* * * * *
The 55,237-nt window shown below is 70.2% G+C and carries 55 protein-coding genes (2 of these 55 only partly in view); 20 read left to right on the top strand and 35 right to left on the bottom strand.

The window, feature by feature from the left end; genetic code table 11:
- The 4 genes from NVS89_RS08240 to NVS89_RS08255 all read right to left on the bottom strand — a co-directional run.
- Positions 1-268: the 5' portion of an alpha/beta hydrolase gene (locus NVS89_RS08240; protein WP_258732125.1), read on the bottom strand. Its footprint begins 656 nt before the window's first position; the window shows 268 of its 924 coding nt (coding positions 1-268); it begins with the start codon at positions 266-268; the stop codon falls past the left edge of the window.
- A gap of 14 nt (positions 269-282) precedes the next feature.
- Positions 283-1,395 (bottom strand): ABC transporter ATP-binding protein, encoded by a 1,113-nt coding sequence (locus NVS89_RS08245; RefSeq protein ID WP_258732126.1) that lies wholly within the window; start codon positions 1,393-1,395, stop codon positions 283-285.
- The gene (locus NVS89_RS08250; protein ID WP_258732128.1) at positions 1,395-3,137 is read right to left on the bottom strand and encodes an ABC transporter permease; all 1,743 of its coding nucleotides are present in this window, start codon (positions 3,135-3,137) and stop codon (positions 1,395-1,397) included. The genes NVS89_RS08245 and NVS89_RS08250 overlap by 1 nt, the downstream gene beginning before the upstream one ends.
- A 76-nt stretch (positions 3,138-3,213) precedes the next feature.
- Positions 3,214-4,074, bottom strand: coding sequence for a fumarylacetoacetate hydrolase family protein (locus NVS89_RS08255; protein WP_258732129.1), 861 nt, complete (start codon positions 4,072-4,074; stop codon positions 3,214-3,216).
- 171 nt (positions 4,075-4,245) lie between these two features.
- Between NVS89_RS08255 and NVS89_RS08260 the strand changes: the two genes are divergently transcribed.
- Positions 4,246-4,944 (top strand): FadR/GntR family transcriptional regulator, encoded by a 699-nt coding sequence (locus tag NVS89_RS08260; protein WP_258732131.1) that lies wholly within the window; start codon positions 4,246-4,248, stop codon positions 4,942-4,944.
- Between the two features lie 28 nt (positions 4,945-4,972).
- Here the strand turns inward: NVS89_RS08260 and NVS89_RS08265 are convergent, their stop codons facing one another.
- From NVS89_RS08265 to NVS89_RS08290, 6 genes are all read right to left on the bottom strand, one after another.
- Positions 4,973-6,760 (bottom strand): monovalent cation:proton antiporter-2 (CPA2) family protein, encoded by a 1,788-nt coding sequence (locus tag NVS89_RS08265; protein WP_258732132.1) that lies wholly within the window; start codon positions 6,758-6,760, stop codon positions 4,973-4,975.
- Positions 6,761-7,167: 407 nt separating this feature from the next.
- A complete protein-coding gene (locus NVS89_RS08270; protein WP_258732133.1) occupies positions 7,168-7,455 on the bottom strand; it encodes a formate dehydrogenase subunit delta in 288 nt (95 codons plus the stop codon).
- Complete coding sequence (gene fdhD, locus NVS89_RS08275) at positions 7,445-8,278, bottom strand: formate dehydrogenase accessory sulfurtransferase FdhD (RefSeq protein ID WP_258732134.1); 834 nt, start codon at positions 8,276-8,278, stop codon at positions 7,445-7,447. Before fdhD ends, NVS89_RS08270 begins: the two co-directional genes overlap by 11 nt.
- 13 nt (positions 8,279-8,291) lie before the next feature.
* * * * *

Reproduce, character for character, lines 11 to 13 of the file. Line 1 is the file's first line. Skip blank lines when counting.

- Between NVS89_RS08255 and NVS89_RS08260 the strand changes: the two genes are divergently transcribed.
- Positions 4,246-4,944 (top strand): FadR/GntR family transcriptional regulator, encoded by a 699-nt coding sequence (locus tag NVS89_RS08260; protein WP_258732131.1) that lies wholly within the window; start codon positions 4,246-4,248, stop codon positions 4,942-4,944.
- Between the two features lie 28 nt (positions 4,945-4,972).